expressed. On the other hand some are
willing to vote for the amendment, who op
pose the Inquiry. It is quite well under
stood that Senator Foraker will antagonise
the amendment as Inopportune, though it
is not believed that he would allow Its ac
ceptance to stand In the way of his ad
vocacy of the adoption of his resolution.
He takes the position that whatever may
be the prerogative of the chief executive
In the matter of the dismissal of troops,
the question is not pertinent at this time
and they will seek to have the two ques
tions of presidential right and of fact sep
arated. Senator Lodge will contend that
the president's authority In the matter Is
of first Importance and In this the Massa
chusetts senator will be supported by Sen
ator Spooner and a number of other sen
ators will favor the Lodge amendment.
They support the president's position and
are willing to follow his leadership In the
entire matter. Senator Foraker will prob
ably be supported by few democrats and
a large percentage of republicans.
Little Opposition to Inquiry.
There Is comparatively little opposition
to the proposed Inquiry and the probabili
ties are that the resolution will be promptly
disposed of as soon as the Lodge amend
ment is voted upon, whether It be retained
or omitted. Senator Tillman is one of the
few southern democrats who criticise the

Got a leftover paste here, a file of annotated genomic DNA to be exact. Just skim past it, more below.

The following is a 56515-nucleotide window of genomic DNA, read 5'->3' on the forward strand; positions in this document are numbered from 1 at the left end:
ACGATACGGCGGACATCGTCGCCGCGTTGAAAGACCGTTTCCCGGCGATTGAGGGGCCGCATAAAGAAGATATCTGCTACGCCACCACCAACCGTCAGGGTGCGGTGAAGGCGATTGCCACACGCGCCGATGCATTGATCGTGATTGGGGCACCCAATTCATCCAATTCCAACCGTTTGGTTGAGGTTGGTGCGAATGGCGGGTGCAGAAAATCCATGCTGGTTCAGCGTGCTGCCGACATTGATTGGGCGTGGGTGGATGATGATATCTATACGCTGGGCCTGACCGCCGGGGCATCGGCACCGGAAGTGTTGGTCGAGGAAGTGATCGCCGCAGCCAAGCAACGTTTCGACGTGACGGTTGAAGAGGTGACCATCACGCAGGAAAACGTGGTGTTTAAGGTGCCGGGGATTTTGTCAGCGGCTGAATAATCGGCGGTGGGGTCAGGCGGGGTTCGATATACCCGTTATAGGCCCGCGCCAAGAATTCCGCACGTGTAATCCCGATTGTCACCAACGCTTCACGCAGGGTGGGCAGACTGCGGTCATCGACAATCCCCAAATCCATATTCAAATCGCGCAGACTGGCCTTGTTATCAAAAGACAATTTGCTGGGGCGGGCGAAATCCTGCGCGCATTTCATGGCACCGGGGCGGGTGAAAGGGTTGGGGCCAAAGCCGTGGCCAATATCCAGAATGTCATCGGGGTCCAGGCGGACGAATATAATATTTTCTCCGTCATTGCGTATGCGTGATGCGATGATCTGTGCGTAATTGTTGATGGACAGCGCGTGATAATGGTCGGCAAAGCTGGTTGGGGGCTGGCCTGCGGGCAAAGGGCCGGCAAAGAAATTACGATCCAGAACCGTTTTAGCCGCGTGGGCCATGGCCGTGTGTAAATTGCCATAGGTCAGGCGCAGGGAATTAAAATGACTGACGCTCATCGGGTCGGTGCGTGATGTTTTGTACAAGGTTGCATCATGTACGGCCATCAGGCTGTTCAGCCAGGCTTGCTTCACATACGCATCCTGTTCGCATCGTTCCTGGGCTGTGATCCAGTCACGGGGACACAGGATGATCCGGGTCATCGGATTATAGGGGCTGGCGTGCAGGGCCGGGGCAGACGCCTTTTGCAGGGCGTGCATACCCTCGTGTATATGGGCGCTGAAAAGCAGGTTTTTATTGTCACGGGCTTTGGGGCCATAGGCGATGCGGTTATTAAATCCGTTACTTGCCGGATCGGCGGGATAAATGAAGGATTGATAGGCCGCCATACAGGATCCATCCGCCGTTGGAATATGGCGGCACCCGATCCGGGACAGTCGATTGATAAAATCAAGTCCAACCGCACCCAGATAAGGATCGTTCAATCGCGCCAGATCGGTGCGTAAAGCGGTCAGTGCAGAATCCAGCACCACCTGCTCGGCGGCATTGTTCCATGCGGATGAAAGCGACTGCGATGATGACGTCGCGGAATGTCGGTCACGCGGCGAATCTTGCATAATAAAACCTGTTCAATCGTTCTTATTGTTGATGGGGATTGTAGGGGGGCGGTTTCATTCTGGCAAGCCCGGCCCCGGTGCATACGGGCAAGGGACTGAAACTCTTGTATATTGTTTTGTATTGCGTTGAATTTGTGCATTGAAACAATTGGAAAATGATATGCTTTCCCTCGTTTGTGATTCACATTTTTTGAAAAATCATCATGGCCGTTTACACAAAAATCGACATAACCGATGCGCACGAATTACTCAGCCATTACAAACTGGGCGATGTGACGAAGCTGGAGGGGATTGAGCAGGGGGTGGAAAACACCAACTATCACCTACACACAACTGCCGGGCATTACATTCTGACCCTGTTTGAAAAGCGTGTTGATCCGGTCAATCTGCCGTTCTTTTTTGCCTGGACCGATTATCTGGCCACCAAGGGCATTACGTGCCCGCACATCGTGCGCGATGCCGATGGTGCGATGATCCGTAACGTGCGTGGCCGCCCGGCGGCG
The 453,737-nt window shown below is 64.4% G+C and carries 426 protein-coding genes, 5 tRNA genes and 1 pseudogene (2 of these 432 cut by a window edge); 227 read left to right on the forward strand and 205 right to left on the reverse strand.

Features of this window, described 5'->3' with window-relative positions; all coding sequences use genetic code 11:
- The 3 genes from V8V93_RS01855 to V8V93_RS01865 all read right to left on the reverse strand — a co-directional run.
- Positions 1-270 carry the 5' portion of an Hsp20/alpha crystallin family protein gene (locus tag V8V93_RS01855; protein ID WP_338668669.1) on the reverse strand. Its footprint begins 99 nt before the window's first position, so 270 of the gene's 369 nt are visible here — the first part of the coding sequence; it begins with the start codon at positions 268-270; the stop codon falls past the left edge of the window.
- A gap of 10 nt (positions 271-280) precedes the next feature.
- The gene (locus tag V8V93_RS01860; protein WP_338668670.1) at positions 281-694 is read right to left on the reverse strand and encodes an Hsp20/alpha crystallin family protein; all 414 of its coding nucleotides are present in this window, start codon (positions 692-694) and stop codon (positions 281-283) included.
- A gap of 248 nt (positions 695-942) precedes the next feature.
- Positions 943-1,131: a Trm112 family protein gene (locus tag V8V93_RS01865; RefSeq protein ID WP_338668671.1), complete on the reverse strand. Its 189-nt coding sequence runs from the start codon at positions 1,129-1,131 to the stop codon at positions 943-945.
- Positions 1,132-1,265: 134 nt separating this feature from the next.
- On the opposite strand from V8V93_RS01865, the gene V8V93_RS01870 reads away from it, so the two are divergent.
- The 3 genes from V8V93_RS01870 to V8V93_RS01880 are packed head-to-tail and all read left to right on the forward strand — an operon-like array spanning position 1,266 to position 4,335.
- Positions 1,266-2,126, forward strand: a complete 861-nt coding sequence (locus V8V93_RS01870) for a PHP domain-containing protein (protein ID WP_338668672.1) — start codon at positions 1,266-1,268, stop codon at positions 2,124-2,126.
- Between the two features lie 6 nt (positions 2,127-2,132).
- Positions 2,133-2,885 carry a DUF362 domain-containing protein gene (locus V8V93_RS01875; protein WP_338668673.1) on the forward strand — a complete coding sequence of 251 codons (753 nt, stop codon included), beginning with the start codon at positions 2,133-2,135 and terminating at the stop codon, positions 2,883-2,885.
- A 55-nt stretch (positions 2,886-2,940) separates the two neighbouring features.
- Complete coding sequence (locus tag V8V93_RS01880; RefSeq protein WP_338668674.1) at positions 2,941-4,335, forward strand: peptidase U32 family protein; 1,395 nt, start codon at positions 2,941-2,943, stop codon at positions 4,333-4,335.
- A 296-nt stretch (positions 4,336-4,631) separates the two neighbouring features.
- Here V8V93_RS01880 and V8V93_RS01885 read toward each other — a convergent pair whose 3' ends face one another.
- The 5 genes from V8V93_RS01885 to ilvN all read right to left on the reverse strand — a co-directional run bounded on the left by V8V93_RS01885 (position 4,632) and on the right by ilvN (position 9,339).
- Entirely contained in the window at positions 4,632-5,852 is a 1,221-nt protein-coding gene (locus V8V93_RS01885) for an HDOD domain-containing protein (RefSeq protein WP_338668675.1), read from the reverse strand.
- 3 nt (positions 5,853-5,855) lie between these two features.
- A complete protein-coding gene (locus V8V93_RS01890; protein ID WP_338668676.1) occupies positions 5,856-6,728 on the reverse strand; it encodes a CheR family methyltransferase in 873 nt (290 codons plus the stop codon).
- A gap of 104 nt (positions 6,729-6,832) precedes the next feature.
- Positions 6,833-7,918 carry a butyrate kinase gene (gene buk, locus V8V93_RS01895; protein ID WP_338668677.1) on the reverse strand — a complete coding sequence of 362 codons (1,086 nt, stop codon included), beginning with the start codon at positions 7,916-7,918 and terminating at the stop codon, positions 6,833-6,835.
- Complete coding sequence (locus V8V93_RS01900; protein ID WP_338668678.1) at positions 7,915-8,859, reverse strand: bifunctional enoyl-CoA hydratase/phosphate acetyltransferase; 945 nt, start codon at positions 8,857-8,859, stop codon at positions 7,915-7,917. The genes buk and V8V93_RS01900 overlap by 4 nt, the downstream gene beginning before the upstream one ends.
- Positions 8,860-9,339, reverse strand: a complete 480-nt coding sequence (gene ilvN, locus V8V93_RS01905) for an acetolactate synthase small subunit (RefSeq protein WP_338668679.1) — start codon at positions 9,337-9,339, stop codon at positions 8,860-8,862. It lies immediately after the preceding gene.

president's action, and it Is understood that
he will give strenuous support to Mr. For
aker's efforts to secure an Investigation.
The debate will be largely along legal
lines, but there can be little doubt that
there will be sufficient departure from this
course to render It of exceptional Interest.
Senator Hale has practically seceured un
animous consent to giving the Brownsville
question right-of-way during the morning
hour -of each day until It is disposed of, but
It Is not believed that there will be any' ef
fort on his part to displace a speech by
Senator Gearln on the Japanese question.
Mr. Gearln probably will be heard Monday
morning. If the Oregon senator should
postpone his speech the Brownsville ques
tion will have the first consideration of the
Other events set down for the week in the
senate are a speech on Tuesday by Mr.
Overman, on the question of states' rights,
growing out of the Japanese agitation; a
speech on Wednesday by Mr. McCumber
In support of his service pension bill and
a vote on Thursday on Senator LaFollette's
bill regulating the hours of service on rail
roads. It Is expected that the legislative
appropriation bill will be reported to the
senate during the week.
Supply Measure la House.
The house will begin the duties of the
week by devoting Monday to the considera